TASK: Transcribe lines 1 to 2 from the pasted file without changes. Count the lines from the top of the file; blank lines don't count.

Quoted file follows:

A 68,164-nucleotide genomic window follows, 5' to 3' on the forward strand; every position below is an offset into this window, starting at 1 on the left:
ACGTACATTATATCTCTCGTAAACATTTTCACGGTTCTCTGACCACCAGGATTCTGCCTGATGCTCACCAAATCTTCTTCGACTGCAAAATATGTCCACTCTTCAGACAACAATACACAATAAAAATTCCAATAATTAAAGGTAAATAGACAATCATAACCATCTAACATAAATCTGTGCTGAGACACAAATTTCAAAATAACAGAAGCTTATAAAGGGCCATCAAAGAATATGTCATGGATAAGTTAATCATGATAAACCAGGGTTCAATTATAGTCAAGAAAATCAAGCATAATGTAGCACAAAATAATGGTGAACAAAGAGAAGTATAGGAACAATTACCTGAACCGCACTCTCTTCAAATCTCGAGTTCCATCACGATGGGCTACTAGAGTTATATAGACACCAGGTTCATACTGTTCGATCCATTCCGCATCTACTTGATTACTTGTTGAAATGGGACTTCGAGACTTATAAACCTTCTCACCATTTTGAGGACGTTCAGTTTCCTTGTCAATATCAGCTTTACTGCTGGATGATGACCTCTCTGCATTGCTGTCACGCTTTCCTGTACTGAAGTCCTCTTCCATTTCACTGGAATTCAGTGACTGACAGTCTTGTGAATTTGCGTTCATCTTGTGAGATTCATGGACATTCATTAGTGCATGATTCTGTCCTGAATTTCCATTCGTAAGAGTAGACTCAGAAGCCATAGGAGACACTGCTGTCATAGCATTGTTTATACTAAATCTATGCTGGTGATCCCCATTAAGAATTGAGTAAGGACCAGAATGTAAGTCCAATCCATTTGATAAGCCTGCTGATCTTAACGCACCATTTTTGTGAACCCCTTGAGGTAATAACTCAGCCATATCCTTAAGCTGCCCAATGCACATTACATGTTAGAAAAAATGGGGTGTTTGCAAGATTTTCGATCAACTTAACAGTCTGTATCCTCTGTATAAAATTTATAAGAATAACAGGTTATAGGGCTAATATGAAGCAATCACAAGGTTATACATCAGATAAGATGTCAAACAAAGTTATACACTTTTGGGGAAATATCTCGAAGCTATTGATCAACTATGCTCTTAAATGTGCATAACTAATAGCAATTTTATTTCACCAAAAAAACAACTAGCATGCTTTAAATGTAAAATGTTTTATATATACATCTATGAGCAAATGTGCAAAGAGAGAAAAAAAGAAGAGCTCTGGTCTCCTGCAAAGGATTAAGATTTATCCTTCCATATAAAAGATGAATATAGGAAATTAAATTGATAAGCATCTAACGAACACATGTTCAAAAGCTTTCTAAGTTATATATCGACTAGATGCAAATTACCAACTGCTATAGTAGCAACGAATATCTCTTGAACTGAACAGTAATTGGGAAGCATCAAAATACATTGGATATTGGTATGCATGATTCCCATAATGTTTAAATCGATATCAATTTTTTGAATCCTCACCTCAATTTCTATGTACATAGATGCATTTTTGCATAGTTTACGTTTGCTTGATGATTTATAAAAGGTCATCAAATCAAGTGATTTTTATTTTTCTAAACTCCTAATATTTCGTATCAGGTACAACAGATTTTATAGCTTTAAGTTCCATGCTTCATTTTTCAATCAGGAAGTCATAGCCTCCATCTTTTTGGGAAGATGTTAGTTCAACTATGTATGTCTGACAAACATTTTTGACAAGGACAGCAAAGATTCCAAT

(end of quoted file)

A 68,164-nucleotide genomic window follows, 5' to 3' on the forward strand; every position below is an offset into this window, starting at 1 on the left:
ACGTACATTATATCTCTCGTAAACATTTTCACGGTTCTCTGACCACCAGGATTCTGCCTGATGCTCACCAAATCTTCTTCGACTGCAAAATATGTCCACTCTTCAGACAACAATACACAATAAAAATTCCAATAATTAAAGGTAAATAGACAATCATAACCATCTAACATAAATCTGTGCTGAGACACAAATTTCAAAATAACAGAAGCTTATAAAGGGCCATCAAAGAATATGTCATGGATAAGTTAATCATGATAAACCAGGGTTCAATTATAGTCAAGAAAATCAAGCATAATGTAGCACAAAATAATGGTGAACAAAGAGAAGTATAGGAACAATTACCTGAACCGCACTCTCTTCAAATCTCGAGTTCCATCACGATGGGCTACTAGAGTTATATAGACACCAGGTTCATACTGTTCGATCCATTCCGCATCTACTTGATTACTTGTTGAAATGGGACTTCGAGACTTATAAACCTTCTCACCATTTTGAGGACGTTCAGTTTCCTTGTCAATATCAGCTTTACTGCTGGATGATGACCTCTCTGCATTGCTGTCACGCTTTCCTGTACTGAAGTCCTCTTCCATTTCACTGGAATTCAGTGACTGACAGTCTTGTGAATTTGCGTTCATCTTGTGAGATTCATGGACATTCATTAGTGCATGATTCTGTCCTGAATTTCCATTCGTAAGAGTAGACTCAGAAGCCATAGGAGACACTGCTGTCATAGCATTGTTTATACTAAATCTATGCTGGTGATCCCCATTAAGAATTGAGTAAGGACCAGAATGTAAGTCCAATCCATTTGATAAGCCTGCTGATCTTAACGCACCATTTTTGTGAACCCCTTGAGGTAATAACTCAGCCATATCCTTAAGCTGCCCAATGCACATTACATGTTAGAAAAAATGGGGTGTTTGCAAGATTTTCGATCAACTTAACAGTCTGTATCCTCTGTATAAAATTTATAAGAATAACAGGTTATAGGGCTAATATGAAGCAATCACAAGGTTATACATCAGATAAGATGTCAAACAAAGTTATACACTTTTGGGGAAATATCTCGAAGCTATTGATCAACTATGCTCTTAAATGTGCATAACTAATAGCAATTTTATTTCACCAAAAAAACAACTAGCATGCTTTAAATGTAAAATGTTTTATATATACATCTATGAGCAAATGTGCAAAGAGAGAAAAAAAGAAGAGCTCTGGTCTCCTGCAAAGGATTAAGATTTATCCTTCCATATAAAAGATGAATATAGGAAATTAAATTGATAAGCATCTAACGAACACATGTTCAAAAGCTTTCTAAGTTATATATCGACTAGATGCAAATTACCAACTGCTATAGTAGCAACGAATATCTCTTGAACTGAACAGTAATTGGGAAGCATCAAAATACATTGGATATTGGTATGCATGATTCCCATAATGTTTAAATCGATATCAATTTTTTGAATCCTCACCTCAATTTCTATGTACATAGATGCATTTTTGCATAGTTTACGTTTGCTTGATGATTTATAAAAGGTCATCAAATCAAGTGATTTTTATTTTTCTAAACTCCTAATATTTCGTATCAGGTACAACAGATTTTATAGCTTTAAGTTCCATGCTTCATTTTTCAATCAGGAAGTCATAGCCTCCATCTTTTTGGGAAGATGTTAGTTCAACTATGTATGTCTGACAAACATTTTTGACAAGGACAGCAAAGATTCCAAT